Monday, June 20, 2011

Highlights from East Brunswick's Moth Night

Mothing at home can be fun and productive. It has the added benefit of being convenient to set up and take down, and proximity to the house makes it possible to take breaks if the action is slow. Still, it is interesting to see what a UV light will produce in a different habitat, especially a more natural one. So, last Friday, I went with Anita to participate in East Brunswick's annual moth night. I had been to one two years ago with Patrick, and that helped get me started with nocturnal mothing.

This year's event was at Keystone Park instead of the Butterfly Park. The main differences in mothing at the two sites are that Keystone Park is closer to the South River, so it offers a greater chance for species characteristic of wetland environments, but it lacks butterfly gardens, so there would not be much a chance to watch moths nectaring at flowers. The event uses a bright mercury vapor lamp set in front of a white sheet. Mercury vapor lamps shine into the UV part of the spectrum, which attracts more moths than a normal incandescent or CFL bulb would. Trees along a short trail through the woods were painted with a sugary paste made from brown sugar, stale beer, and other ingredients. The two methods are intended to attract different types of moths; some are attracted to light but not to sugar (in some cases because they lack mouthparts) or to sugar but not light.

The light attracted quite a lot of moths, some of which I never really got to see because the area in front of the sheet was crowded at times. One of the first moths I saw was the Dimorphic Macalla Moth (Macalla superatalis) shown above. From a distance, it does not look like much, but up close you can see the vivid green and rusty stripes on its forewings.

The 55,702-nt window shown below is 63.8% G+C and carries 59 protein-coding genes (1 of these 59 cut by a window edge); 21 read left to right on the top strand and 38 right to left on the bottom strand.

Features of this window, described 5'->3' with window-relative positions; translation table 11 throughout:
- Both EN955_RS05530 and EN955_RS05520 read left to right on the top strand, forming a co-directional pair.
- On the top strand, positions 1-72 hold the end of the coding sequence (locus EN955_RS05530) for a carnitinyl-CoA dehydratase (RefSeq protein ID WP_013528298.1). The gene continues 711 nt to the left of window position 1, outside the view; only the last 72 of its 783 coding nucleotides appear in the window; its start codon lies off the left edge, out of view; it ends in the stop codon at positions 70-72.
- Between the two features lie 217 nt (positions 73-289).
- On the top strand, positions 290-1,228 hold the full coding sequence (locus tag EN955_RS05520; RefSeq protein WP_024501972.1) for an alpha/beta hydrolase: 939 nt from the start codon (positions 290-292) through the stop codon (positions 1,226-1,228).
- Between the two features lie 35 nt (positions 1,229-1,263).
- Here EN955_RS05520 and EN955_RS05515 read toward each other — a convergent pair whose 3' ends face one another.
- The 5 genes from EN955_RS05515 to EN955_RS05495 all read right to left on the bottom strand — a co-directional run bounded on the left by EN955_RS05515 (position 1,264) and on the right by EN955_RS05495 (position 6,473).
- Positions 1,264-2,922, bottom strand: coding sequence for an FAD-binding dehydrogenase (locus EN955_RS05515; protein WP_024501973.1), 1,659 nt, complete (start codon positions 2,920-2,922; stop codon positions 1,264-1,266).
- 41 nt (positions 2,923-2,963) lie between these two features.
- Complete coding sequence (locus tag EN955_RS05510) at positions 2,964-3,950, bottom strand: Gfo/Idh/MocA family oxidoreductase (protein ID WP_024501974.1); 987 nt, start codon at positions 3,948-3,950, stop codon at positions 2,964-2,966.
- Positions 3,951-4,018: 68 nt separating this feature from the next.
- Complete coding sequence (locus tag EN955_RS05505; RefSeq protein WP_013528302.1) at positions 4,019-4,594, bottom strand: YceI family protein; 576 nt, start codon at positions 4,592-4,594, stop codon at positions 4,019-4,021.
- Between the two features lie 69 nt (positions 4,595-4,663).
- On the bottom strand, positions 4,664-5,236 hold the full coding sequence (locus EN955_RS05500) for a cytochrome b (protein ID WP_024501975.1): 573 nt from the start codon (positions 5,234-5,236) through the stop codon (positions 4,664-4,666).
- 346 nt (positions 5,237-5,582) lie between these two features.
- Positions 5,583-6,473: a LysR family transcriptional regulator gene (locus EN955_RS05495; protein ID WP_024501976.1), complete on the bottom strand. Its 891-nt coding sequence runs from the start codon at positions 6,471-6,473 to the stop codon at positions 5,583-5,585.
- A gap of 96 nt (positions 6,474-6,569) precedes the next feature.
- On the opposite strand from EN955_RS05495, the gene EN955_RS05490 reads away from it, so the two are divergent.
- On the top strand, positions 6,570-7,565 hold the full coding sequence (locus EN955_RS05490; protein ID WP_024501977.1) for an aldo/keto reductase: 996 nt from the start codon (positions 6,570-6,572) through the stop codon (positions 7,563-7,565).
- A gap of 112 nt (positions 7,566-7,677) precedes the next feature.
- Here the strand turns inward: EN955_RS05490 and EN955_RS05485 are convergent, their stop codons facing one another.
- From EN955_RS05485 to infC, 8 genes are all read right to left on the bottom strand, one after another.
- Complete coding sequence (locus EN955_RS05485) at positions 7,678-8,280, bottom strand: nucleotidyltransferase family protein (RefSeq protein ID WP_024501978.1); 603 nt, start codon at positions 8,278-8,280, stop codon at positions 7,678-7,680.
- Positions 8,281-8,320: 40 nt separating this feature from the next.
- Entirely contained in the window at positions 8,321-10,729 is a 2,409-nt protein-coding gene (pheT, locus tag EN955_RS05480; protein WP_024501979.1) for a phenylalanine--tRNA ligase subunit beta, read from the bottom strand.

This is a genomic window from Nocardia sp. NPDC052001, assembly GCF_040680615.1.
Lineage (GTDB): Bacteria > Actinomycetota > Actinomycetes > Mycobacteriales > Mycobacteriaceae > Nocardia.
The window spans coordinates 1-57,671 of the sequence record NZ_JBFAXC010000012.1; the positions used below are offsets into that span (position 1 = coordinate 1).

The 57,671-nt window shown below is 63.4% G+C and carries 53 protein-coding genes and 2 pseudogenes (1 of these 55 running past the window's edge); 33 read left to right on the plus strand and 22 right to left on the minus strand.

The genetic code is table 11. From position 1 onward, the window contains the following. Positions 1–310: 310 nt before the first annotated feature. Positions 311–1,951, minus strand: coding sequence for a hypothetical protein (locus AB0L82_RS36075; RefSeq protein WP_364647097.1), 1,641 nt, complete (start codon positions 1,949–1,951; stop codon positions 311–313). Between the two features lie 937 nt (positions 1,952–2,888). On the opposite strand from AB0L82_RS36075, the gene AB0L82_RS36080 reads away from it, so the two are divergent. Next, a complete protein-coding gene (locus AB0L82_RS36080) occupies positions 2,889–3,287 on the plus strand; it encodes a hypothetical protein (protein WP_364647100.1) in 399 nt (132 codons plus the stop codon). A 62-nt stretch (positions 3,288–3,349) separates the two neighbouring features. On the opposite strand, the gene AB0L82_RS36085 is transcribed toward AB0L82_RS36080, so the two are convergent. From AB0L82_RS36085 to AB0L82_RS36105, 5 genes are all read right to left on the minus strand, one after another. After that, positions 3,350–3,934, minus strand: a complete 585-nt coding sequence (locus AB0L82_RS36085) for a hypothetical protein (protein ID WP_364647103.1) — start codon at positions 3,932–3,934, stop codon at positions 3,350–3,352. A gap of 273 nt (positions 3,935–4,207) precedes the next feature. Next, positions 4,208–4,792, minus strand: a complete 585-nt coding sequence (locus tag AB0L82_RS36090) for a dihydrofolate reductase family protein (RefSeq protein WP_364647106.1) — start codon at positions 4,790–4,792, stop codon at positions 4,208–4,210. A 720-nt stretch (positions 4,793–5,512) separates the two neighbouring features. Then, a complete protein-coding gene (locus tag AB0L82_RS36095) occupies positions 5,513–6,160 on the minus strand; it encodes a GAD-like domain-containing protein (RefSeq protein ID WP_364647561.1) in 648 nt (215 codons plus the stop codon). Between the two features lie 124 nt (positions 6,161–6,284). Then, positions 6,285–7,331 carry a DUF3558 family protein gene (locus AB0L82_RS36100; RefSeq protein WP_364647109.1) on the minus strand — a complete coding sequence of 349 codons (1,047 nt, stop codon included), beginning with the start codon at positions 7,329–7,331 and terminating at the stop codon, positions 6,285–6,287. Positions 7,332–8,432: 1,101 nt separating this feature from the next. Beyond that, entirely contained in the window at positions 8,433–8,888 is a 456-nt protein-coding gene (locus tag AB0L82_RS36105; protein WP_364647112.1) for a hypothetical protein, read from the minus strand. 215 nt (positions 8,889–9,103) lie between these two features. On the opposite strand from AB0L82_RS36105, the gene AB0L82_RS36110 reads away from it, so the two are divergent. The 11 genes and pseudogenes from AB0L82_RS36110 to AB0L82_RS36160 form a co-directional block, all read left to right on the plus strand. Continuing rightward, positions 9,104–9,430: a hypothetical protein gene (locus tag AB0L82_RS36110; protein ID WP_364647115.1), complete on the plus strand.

One of the larger moths at the sheet was this tussock moth. It may be one of two species, Banded Tussock Moth (Halysidota tessellaris) or Sycamore Tussock Moth (Halysidota harrisii). Based on subtle differences in their costal patterns (the costa is the leading edge of the forewing), I think this is a Banded Tussock Moth, but I could be persuaded otherwise.

Several geometer moths visited the mercury vapor lamp, including a few that are familiar to me from mothing at home. One of the more interesting geometers was this gray moth. Its markings are so indistinct that it still leaves me a little uncertain. I think it may be a Canadian Melanolophia (Melanolophia canadaria). Among other things, moths of that species feature a noticeable flying gull shape at the trailing edge of the forewing; that marking is clearly visible in this photo. The moth is joined by two other insects, the topmost of which is a Ptilodactyla beetle.

One other notable moth on the sheet was this crambid moth, called a Checkered Apogeshna (Apogeshna stenialis). Micromoths can seem at times like an army of drab, tiny creatures that are barely distinguishable from each other, but some micromoths are quite intricately patterned like this one.

This was my first sighting of a plume moth. I think this one may be Himmelman's Plume Moth (Geina tenuidactylus).

The sugared trees were mainly attended by isopods and wood roaches, with relatively few moths taking advantage of the opportunity for a snack. One walk back along the trail, however, yielded the moth of the night. Anita was the one who found it, a large Ilia Underwing (Catocala ilia) sipping at the moth sugar. The moth kept its forewings spread open, so that it was possible to see and appreciate the orange and black hindwings that give this and other Catocala moths their name. While I have seen other moths named "underwing" before, I think this is my first sighting of a true underwing in the genus Catocala.

When it tired of our flashlights and cameras, the underwing flushed and tried to hide under a nearby leaf. This was not an effective hiding place for a large moth with bright orange wings.

Before the evening ended, this sphinx moth landed on the back side of the mothing sheet. While its eyespots are somewhat hidden in this view, there is enough detail visible to mark it as a Small-eyed Sphinx (Paonias myops). The eyespots and bright hindwings, normally hidden from view, can be displayed to baffle or confuse predators just enough for a moth to escape (mostly) intact. Not all sphinx moths have such clear eyespots as this one does.